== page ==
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Uighurs and Genetic Surveillance in China

1 hour 41 min ago

(NPR) – DNA data has been used to track and identify alleged criminals for decades, but what happens when China begins to use that technology to identify and detain people based on their ethnicity, especially ethnic minorities like Uighur Muslims, in the name of national security? Yves Moreau is an engineer and professor at the Catholic University in Leuven, Belgium. He studies human genetics and the ethics involved in that. Mr. Moreau, thanks so much for being with us.

Surgeons Transplant a Testicle from One Brother to His Twin

1 hour 51 min ago

(New York Times) – A 36-year-old man born without testicles received one transplanted from his identical twin brother in a six-hour operation performed on Tuesday in Belgrade, Serbia, by an international team of surgeons. The surgery was intended to give the recipient more stable levels of the male hormone testosterone than injections could provide, to make his genitals more natural and more comfortable, and to enable him to father children, said Dr. Dicken Ko, a transplant surgeon and urology professor at Tufts University School of Medicine in Boston, who flew to Belgrade to help with the procedure.

Safety Problems Lead to Early End for Study of ‘Abortion Pill Reversal’

2 hours 31 min ago

(NPR) – A study designed to test the effectiveness of a controversial practice known as “abortion pill reversal” has been stopped early because of safety concerns. Researchers from the University of California, Davis, were investigating claims that the hormone progesterone can stop a medication-based abortion after a patient has completed the first part of the two-step process. 

The Hidden Crisis in Rural America

December 6, 2019

(The Atlantic) – It’s prohibitively difficult to access mental-health services in rural America. That’s because, relative to urban areas, rural counties have so few mental-health professionals. The majority of nonmetropolitan counties in the U.S. don’t have a psychiatrist, and almost half lack a psychologist. The paucity has resulted in a public-health crisis—rural Americans suffering from a psychiatric condition are more likely to encounter police than receive treatment. Each year, 2 million mentally ill Americans, most of whom aren’t violent criminals, end up in jail.

Tear Gas Is Now a Fact of Life in Hong Kong. Residents Are Wondering What It’s Doing to Their Health

December 6, 2019

(TIME) – Known also as CS gas, tear gas is not actually a gas, but fine powder used as a riot control agent. It becomes active when heated. Exposure causes streaming eyes, runny nose, shortness of breath, burning skin and sometimes vomiting and headaches. Lately, Hong Kong has been abuzz with concerns about the long term effects of tear gas exposure and any potential harm to the built environment caused by repeated tear gas contamination. Fears have been exacerbated by the police force’s switch to mainland Chinese-made tear gas. Experts say it contains aluminum and magnesium, causing it to burn at higher temperatures than the U.S.- and U.K.-made tear gas used previously.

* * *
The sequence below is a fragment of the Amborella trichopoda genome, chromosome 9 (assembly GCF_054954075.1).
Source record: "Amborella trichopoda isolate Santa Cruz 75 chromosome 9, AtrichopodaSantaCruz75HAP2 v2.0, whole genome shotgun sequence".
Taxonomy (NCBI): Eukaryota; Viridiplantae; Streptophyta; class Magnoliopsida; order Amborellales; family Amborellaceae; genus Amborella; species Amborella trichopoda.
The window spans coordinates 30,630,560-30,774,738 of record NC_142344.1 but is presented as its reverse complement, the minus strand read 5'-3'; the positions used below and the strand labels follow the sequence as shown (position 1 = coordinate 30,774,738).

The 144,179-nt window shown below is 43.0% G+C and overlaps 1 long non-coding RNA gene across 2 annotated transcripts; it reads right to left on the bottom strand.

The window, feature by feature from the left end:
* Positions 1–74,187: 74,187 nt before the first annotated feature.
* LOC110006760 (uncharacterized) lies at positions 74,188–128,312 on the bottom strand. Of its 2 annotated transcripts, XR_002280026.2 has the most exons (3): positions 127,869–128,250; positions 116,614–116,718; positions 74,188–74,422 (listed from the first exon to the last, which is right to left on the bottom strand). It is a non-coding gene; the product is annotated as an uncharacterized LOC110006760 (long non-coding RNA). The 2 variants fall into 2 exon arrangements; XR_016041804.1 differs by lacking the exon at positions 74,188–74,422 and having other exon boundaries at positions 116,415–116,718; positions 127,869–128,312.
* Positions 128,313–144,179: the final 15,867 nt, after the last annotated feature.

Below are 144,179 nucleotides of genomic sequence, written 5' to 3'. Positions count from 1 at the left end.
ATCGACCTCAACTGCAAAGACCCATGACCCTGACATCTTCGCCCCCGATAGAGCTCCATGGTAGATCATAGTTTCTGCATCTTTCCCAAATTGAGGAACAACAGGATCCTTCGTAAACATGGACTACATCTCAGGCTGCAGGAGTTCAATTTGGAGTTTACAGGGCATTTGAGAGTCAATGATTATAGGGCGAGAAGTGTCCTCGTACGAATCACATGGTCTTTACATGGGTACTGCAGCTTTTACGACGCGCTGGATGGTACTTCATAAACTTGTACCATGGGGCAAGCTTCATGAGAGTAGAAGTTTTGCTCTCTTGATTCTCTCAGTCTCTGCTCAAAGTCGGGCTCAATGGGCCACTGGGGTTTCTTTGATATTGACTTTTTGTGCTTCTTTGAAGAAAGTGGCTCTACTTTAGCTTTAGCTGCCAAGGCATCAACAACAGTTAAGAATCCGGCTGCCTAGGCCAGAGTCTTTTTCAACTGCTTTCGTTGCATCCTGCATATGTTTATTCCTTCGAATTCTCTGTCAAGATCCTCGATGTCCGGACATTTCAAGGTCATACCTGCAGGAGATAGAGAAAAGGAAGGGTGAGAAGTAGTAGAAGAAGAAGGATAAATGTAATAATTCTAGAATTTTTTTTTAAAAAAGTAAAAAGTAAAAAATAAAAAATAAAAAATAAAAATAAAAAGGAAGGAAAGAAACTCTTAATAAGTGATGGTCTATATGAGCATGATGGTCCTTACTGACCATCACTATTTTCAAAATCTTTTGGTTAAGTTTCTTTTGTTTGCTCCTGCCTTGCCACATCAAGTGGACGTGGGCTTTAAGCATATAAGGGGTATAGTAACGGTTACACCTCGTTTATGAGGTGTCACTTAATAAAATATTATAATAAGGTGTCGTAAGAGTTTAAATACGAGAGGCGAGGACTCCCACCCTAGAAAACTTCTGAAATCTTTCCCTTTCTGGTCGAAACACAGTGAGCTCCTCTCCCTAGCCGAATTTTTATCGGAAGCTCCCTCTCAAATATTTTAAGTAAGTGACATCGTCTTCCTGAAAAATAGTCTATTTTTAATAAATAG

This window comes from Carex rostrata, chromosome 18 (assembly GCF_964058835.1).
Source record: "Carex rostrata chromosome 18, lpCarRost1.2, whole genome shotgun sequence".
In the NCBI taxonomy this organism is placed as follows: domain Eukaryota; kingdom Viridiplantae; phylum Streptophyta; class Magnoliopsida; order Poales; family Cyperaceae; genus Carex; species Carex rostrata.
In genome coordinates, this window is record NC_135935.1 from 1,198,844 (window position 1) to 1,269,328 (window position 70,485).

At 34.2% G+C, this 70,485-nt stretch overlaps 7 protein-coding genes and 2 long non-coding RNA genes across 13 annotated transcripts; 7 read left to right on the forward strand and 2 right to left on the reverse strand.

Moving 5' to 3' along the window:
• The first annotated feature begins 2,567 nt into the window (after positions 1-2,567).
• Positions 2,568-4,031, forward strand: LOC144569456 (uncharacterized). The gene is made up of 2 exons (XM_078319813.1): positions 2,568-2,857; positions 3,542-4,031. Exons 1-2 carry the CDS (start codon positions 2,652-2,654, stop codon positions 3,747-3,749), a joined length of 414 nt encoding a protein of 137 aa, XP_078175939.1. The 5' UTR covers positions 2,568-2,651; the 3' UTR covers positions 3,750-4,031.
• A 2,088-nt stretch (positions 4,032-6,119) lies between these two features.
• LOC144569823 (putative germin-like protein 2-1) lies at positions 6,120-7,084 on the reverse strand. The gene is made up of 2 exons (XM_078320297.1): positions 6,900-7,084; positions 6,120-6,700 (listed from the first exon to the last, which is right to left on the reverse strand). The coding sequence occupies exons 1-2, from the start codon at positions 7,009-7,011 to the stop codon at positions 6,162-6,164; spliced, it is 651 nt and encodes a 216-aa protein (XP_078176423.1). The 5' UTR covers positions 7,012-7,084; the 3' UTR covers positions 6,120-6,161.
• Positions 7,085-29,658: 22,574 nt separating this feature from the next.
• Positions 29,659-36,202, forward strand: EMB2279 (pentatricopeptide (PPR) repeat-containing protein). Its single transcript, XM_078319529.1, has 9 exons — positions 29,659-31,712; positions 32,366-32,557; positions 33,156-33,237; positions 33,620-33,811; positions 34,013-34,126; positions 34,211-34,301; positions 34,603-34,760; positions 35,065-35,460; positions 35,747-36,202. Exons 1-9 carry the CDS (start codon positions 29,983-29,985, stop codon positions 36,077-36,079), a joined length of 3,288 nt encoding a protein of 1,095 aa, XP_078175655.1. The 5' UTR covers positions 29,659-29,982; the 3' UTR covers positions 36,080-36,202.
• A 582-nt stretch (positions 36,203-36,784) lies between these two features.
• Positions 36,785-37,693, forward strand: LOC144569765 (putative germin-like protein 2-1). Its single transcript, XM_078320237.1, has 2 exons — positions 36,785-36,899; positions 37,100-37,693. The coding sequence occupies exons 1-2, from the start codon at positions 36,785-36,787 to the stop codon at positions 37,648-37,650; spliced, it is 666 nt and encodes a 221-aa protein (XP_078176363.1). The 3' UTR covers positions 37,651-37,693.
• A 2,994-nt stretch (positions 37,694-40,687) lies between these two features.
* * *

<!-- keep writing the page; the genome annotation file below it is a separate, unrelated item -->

China’s Genetic Research on Ethnic Minorities Sets Off Science Backlash

December 6, 2019

(New York Times) – China’s efforts to study the DNA of the country’s ethnic minorities have incited a growing backlash from the global scientific community, as a number of scientists warn that Beijing could use its growing knowledge to spy on and oppress its people. Two publishers of prestigious scientific journals, Springer Nature and Wiley, said this week that they would re-evaluate papers they previously published on Tibetans, Uighurs and other minority groups. The papers were written or co-written by scientists backed by the Chinese government, and the two publishers want to make sure the authors got consent from the people they studied.

Families Are Reeling after FDA Rejects Therapy for Kids Born Without a Thymus Gland

December 6, 2019

(STAT News) – All that was supposed to change on Wednesday, when the Food and Drug Administration had to decide whether it was approving a tissue implant that can dramatically increase such children’s chances of survival. Since 1993, 101 children have gotten the experimental treatment at Duke University Hospital, and 73 of them are still alive. With numbers like that, the approval seemed like a shoe-in, almost a formality. As soon as the positive decision was announced, the Luckesens were told, they’d get a call about scheduling Charlie’s surgery. On Wednesday, Katie Luckesen checked her phone again and again — while snuggling with her daughter, while helping the kids with schoolwork, while making stovetop Christmas toffee — but the good news never came. Only the next morning did she learn that regulators had rejected the application.

Experts Split Sharply Over Experimental Alzheimer’s Drug

December 5, 2019

(ABC News) – A company that claims to have the first drug to slow mental decline from Alzheimer’s disease made its case to scientists Thursday but left them sharply divided over whether there’s enough evidence of effectiveness for the medicine to warrant federal approval. Excitement and skepticism have surrounded aducanumab since its developers stopped two studies earlier this year because it didn’t seem to be working, then did a stunning about-face in October and said new results suggest it was effective at a high dose.

Inside the Cell Where a Sick 16-Year-Old Boy Died in Border Patrol Case

December 5, 2019

(ProPublica) – In a press release that day, Customs and Border Protection’s acting commissioner at the time, John Sanders, called Carlos’ death a “tragic loss.” The agency said that an agent had found Carlos “unresponsive” after checking in on him. Sanders said the Border Patrol was “committed to the health, safety and humane treatment of those in our custody.” But the record shows that the Border Patrol fell far short of that standard with Carlos. ProPublica has obtained video that documents the 16-year-old’s last hours, and it shows that Border Patrol agents and health care workers at the Weslaco holding facility missed increasingly obvious signs that his condition was perilous.

Drug Helped Dementia Patients Curb Their Hallucinations and Delusions

December 5, 2019